Table 2. Clinical outcomes in 14 patients with long-COVID after 20 days of treatment with H1 and H2 receptor blockers, and in 13 untreated patients with long-COVID.
Table 3 shows the percentages of subjects with long-COVID with each symptom of long-COVID at baseline and after 20 days in the treated and untreated groups. At baseline, there were no differences in the prevalence of long-COVID and relative symptoms between the groups. The percentage of patients with fatigue, increased heart rate, and abdominal disorders was significantly lower in the treated than in the untreated group. Four in 14 treated patients (29%) did not show any symptoms of long-COVID after 20 days of treatment, while all untreated patients had long-COVID 20 days later. The magnitude of the difference was insufficient to reach statistical significance.
Table 3. Clinical outcomes in 14 patients with long-COVID after 20 days of treatment with H1/H2 receptor blockers and in 13 untreated patients with long-COVID.
Neither patients nor controls showed worsening of any symptoms. No adverse effects due to treatment were observed.
Long-COVID has been broadly defined. According to the NICE (National Institute for Health and Care Excellence) definition, the term “long-COVID” should include both ongoing symptomatic COVID-19 (persistence of symptoms 4–12 weeks after the infection) and post-COVID syndrome (signs and symptoms developing during or after a SARS-Cov2 infection, persisting for more than 12 weeks and that are not explained by other diagnoses) (4). It is very difficult to know the exact incidence and prevalence of long-COVID in infected patients because of the different definitions, diagnostic criteria, targeted populations, and follow-up periods used in the studies. However, long-COVID is a common condition. Long-COVID may affect 10%–30% (or even more) of those who contracted COVID-19 (5). The prevalence of post-COVID may range from 3% to 11.7%, according to data from England (6). To our knowledge, there are no effective treatments for long-COVID; therefore, it can have a very long duration. A lot of therapies, including rehabilitation, nutritional counseling, psychological support, immunomodulator, acupuncture, antidepressants, steroids, beta-blockers, cough suppressants, non-steroidal anti-inflammatory drugs, analgesics, nutraceutical agents, vitamins, and anticoagulants, have been proposed and used to treat long-COVID, but their effectiveness is very relative (3, 4, 5, 8, 9).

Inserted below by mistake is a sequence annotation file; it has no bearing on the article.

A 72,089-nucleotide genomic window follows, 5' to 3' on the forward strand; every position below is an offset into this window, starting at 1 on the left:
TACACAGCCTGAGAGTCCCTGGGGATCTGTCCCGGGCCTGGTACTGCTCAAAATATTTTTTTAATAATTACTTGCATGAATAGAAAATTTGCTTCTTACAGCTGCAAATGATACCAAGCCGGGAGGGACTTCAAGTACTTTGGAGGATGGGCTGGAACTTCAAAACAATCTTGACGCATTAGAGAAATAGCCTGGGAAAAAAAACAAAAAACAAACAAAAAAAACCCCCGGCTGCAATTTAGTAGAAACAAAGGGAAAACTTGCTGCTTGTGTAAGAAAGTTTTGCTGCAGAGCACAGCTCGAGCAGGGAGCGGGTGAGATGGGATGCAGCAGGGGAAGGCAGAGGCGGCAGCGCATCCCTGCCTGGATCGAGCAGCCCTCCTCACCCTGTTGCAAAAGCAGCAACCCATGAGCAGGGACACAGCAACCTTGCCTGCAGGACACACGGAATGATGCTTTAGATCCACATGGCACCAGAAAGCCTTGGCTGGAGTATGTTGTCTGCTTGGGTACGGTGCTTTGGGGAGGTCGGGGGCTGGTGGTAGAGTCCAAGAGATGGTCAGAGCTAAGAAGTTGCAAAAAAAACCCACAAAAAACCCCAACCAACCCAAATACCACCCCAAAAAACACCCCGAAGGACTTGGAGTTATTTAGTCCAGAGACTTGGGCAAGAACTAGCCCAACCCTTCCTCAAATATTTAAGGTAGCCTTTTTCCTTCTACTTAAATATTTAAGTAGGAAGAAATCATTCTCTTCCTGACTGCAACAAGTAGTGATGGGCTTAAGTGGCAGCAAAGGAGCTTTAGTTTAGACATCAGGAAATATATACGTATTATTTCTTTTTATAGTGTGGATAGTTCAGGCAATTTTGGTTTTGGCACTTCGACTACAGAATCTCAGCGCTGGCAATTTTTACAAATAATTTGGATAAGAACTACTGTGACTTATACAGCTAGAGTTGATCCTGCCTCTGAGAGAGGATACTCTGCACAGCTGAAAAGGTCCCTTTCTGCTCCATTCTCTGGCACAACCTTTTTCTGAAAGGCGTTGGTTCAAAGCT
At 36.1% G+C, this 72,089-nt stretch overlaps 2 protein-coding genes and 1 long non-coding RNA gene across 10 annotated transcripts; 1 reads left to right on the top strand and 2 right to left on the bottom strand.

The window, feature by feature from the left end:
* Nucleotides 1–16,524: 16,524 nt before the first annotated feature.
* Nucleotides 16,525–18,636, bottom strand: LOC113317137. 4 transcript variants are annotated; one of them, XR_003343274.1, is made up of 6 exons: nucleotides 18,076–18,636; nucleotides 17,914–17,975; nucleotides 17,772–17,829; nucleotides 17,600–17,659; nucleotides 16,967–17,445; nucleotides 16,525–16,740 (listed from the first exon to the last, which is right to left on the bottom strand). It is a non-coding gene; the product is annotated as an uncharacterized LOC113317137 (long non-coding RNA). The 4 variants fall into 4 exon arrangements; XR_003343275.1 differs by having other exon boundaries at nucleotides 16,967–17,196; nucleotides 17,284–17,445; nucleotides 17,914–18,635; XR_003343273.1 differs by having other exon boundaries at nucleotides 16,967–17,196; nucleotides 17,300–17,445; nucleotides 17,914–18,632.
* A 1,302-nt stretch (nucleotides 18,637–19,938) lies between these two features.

Our preliminary data clearly show that blocking both histamine H1 and histamine H2 receptors may lead to the improvement or even the disappearance of some symptoms in a significant proportion of patients with long-COVID with symptoms attributed to MCA. Long-COVID even vanished in 29% of the treated patients.
These findings support the idea that MCA is involved in the pathophysiology of long-COVID, as suggested by some authors (11–13). In addition, our study may suggest that other pathophysiological mechanisms can play a role in the occurrence of long-COVID in non-responders to histamine blockers. Some patients did not have any significant benefit from the treatment with antihistamines, while others showed a partial response to the treatment. Immune dysregulation, autoimmunity, endothelial dysfunction, occult viral persistence, coagulation activation, and MCA have been proposed as potential mechanisms of long-COVID (6). However, long-COVID has several subtypes and, therefore, is not a homogeneous disease (5). This implies that each subtype may be caused by specific mechanisms (5, 7–9). Therefore, the classification of long-COVID in subtypes and the identification of their corresponding mechanisms by specific biomarkers may permit tailored treatments. Unfortunately, specific biomarkers and recognized classifications are lacking at present.
Mechanisms involved in the pathophysiology of long-COVID have also been described in patients with acute COVID-19 such as direct damage to infected cells via ACE2 receptors (14), coagulative abnormalities (14, 15), autoimmune mechanisms (16), oxidative stress (17), endothelial dysfunction (18), and MCA (10). In acute COVID-19, these mechanisms are usually linked to hyperinflammation that mediates clinical presentation, course, and prognosis (10). Hyperinflammation is an excessive inflammatory response of the host, called “cytokine storm”, which includes proinflammatory cytokines and chemokines released by immune effector cells, ultimately resulting in tissue damage and organ failure (10). Mast cells may play a role in cytokine storm (10). Specific studies should clarify whether the persistence of one or more mechanisms involved in acute COVID-19 can lead to specific subtypes of long-COVID when hyperinflammation disappears.
Our findings warrant further support by larger studies. However, it is worth noting that a “symptomatic” therapy with H1 and H2 receptor blockers is useful, as it can rapidly improve important disorders related to long-COVID, as already suggested (13). Specific studies should test not only antihistamines but also stabilizers of the mast cells as potential treatments for long-COVID if the MCA involvement is confirmed. Some trials with montelukast are ongoing and may provide interesting solutions (19). In addition, targeted studies should discover biomarkers for identifying patients with clinical presentations of long-COVID caused by MCA. That would allow clinicians to administer personalized therapeutical strategies. In patients with recognized MCA, in addition to pharmacological treatment, other measures should be adopted; patients may follow a specific “low histamine” diet (20) and their practice of physical activity should avoid an excessive production of histamine (21).